The newest project on Talawanda’s plate is the new Marshall Elementary School.

Talawanda built the new Bogan Elementary in 2005, getting rid of the old one, and in 2012 the new high school was completed and the old one was demolished. In 2017, Kramer Elementary was rebuilt and the old one was demolished.

Theroux applauded Spivey and others for their ability to build three new schools without proposing a new tax to the community or going over budget. Theroux hopes to continue on with this success.

“We want to be fiscally sound, but we also want to be good stewards of taxpayers’ money,” Theroux said.

Theroux found out about the superintendent position at Talawanda through a posting from the Butler County Educational Service Center. From there he applied, and was interviewed by a committee made up of community members, staff members and board members.

“I always knew that if Talawanda came up I would apply,” Theroux said. 

Theroux attended the University of Connecticut where he acquired a bachelor’s degree in special education. Working in Hawaii from 1988 to 1995, then in Alabama from 1995 to 1996 and Connecticut from 1996 to 2000 has given Theroux diverse experiences in education.

Theroux attended Southern Connecticut University where he got his master’s in special education consultation and collaboration.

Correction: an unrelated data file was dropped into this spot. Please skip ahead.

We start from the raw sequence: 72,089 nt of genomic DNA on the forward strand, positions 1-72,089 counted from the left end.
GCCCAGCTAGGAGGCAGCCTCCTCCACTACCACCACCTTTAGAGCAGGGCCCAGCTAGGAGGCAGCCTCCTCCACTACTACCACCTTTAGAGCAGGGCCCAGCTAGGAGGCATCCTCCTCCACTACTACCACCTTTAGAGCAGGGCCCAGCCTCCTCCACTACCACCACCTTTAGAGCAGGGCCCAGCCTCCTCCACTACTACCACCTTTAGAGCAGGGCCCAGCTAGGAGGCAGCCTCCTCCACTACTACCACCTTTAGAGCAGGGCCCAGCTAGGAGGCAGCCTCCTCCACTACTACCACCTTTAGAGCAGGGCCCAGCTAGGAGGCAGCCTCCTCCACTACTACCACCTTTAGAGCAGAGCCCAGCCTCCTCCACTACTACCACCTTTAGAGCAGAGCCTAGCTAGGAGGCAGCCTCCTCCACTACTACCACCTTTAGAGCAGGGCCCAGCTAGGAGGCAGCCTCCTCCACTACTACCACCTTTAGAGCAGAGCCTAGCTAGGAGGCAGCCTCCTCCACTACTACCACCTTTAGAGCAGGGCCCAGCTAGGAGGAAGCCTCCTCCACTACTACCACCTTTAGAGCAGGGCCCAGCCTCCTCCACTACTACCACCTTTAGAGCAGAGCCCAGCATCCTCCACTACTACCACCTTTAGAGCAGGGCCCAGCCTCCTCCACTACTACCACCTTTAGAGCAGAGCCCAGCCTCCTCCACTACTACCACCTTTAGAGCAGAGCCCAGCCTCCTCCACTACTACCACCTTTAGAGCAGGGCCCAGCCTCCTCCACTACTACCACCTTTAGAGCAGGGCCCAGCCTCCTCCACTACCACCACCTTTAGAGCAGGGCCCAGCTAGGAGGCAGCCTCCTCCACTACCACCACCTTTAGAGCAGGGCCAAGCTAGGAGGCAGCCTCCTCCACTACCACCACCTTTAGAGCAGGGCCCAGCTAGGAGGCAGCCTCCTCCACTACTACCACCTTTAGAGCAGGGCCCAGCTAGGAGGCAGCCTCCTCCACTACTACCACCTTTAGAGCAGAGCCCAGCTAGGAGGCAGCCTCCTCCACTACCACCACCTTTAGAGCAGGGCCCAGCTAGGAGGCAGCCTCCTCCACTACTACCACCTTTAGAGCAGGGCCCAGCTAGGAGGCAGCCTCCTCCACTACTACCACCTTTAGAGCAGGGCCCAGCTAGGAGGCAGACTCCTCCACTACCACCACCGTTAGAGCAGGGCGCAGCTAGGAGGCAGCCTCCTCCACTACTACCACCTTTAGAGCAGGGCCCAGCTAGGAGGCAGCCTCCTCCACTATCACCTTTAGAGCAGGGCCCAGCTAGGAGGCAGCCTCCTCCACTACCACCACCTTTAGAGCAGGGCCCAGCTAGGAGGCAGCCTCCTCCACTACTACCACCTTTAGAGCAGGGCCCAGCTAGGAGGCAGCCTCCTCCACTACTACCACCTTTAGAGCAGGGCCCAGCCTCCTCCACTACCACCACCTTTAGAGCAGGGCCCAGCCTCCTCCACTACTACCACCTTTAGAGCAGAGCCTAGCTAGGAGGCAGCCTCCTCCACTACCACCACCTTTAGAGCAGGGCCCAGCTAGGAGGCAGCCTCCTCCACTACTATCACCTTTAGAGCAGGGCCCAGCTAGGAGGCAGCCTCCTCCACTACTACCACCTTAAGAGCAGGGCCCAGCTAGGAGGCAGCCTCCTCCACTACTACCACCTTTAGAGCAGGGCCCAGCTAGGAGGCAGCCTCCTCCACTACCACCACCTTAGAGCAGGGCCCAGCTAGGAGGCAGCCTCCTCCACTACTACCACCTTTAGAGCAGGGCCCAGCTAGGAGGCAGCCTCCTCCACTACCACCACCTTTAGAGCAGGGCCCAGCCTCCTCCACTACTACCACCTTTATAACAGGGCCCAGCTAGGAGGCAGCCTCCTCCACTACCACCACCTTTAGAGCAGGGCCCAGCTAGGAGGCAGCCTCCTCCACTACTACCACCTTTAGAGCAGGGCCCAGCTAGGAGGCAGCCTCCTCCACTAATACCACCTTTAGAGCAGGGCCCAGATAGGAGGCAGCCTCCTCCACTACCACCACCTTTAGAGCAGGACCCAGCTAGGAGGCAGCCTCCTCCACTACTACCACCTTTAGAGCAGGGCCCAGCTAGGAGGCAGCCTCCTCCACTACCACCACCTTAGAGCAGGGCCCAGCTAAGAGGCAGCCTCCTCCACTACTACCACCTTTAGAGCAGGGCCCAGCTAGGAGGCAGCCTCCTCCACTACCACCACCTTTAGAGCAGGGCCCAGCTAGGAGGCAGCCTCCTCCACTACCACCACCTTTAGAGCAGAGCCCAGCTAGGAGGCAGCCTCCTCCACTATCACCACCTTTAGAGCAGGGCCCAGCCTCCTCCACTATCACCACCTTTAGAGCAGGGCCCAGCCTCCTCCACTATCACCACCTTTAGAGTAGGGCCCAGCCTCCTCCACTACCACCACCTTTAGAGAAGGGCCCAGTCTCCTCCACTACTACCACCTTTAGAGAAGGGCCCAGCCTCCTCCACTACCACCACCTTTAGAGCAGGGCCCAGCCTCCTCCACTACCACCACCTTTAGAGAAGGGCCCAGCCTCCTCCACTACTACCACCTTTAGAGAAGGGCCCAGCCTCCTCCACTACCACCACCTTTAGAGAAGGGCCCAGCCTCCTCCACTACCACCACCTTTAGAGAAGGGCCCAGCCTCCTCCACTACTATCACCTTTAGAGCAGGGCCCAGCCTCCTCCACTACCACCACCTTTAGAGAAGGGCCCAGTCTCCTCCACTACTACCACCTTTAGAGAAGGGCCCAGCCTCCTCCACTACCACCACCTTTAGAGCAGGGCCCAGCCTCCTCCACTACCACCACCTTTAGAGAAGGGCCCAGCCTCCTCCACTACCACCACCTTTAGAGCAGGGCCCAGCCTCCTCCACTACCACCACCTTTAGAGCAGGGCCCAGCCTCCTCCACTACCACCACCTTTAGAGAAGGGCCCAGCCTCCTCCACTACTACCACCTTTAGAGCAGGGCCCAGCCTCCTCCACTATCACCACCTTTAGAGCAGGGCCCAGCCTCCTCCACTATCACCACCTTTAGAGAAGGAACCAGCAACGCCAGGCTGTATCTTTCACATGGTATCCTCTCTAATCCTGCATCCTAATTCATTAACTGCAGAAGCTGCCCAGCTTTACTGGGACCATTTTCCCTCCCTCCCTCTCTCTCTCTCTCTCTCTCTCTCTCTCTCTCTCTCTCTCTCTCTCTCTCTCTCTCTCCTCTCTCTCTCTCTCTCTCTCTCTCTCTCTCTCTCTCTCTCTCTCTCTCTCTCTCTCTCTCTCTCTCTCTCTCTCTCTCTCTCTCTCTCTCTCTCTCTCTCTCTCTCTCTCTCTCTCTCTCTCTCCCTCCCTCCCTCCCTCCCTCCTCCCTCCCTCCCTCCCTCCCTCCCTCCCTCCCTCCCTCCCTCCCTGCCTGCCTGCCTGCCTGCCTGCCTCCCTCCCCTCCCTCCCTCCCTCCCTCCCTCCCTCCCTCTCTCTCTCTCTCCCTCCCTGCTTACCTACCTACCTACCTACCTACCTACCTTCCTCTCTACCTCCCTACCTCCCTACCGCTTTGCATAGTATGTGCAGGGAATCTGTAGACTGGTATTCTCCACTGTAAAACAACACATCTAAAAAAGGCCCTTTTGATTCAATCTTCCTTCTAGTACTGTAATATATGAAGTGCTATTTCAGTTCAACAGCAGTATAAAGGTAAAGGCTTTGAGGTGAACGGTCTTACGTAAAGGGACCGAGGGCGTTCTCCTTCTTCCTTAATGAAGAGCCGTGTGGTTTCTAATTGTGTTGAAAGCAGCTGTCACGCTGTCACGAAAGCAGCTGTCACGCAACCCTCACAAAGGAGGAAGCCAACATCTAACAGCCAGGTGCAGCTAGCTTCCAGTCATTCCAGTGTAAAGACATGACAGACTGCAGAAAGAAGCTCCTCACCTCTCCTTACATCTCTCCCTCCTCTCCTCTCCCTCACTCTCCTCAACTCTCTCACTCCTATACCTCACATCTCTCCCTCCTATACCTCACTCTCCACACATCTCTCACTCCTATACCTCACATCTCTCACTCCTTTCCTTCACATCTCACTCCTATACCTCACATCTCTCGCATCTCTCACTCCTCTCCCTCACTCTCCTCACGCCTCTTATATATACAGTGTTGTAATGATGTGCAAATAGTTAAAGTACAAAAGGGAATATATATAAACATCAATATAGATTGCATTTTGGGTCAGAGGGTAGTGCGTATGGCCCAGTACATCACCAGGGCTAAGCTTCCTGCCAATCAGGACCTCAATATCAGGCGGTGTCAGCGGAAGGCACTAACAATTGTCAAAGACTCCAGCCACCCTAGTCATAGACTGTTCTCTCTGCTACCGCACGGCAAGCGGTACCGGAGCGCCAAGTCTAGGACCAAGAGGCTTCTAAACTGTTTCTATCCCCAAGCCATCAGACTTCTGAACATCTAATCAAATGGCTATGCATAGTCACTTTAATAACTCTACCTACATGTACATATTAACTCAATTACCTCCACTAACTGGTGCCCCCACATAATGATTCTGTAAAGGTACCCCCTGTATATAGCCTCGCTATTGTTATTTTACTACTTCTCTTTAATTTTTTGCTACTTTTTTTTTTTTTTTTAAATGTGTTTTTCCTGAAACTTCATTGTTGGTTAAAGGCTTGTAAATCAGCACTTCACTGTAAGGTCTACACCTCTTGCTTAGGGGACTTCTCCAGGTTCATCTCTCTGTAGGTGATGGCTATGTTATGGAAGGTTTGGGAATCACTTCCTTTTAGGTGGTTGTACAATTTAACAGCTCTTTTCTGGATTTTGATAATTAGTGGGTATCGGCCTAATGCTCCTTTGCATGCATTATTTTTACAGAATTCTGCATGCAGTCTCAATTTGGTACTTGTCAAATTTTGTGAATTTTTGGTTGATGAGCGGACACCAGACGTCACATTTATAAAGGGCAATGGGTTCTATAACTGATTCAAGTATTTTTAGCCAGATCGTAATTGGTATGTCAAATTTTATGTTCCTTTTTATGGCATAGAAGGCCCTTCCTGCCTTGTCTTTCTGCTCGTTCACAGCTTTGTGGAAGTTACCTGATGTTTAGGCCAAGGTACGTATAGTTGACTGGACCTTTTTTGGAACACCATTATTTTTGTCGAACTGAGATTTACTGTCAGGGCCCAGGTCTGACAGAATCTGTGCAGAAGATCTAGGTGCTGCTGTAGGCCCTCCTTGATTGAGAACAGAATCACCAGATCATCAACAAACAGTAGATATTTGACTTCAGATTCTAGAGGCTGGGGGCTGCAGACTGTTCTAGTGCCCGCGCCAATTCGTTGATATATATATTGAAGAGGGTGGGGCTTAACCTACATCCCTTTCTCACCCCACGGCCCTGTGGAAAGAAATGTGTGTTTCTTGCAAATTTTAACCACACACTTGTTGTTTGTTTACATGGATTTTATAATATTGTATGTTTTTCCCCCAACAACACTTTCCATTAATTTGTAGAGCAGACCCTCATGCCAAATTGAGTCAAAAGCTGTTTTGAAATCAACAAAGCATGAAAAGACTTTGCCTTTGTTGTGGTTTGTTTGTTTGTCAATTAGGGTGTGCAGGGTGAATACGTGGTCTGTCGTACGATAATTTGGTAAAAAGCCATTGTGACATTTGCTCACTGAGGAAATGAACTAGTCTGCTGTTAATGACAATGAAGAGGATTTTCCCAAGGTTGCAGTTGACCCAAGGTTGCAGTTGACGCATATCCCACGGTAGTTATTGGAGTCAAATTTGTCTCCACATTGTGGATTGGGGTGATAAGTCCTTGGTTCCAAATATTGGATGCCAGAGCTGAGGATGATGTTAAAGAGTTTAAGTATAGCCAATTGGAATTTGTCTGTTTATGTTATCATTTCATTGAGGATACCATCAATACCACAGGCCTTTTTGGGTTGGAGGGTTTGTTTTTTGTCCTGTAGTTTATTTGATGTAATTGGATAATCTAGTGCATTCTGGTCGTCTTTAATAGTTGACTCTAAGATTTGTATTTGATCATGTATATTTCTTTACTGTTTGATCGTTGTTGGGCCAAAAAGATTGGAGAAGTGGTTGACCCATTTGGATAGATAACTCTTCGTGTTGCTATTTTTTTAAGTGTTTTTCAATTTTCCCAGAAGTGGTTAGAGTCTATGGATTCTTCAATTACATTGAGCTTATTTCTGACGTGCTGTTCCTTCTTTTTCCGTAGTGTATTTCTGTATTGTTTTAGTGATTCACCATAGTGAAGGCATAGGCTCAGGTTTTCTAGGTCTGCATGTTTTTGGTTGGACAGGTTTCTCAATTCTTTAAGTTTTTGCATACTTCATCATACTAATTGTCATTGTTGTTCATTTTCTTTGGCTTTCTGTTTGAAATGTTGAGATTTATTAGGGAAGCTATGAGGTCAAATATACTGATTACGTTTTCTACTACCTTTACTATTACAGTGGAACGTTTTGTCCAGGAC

In 2000, Theroux started work with the Princeton City School District.

Theroux comes to Talawanda from Great Oaks Career Technical Education Center, where he was the Special Education Supervisor. Theroux also worked as the interim superintendent at Princeton, however felt he needed more experience before becoming full time superintendent.

“I recognized that I wanted to be a superintendent, but wanted additional skills to round out my leadership,” said Theroux. “So, I took the role of Manager of Disability Education/Special Education Supervisor for Great Oaks Career Campuses.”

Talawanda’s enrollment is just over 3,000 students. Princeton serves over 5,000 students and Great Oaks serves over 13,000 throughout multiple counties.

“He really enjoys kids,” said Mari Phillips, associate superintendent at Princeton. Phillips first met Theroux when he hired him as an intervention specialist. “He has always had an open-door policy.”

Theroux has experienced the Oxford community firsthand as a parent. His daughter, a student at Ross Local School District, has been swimming with the Miami Makos and the Oxford Swimming and Diving Team.

“Interacting with the community, students and families through the Miami Makos as well as the summer Oxford swim team provided me with a desire that I wanted to be a part of this unique, diverse and excellent school district and community,” Theroux said.

This year will wrap up Spivey’s five-year strategic plan which will open the door for Theroux to create a new plan of his own.

Spivey, as a community member and grandmother of Talawanda students, said she is proud to leave Talawanda in Theroux’s hands after 15 years of serving the Talawanda School District.

“He is very student centered,” Spivey said of Theroux. “I believe any time you keep your focus on students you’re going to do what’s right and that’s what the community expects.”

Theroux started the school year on Aug. 15, greeting students on their first day of school.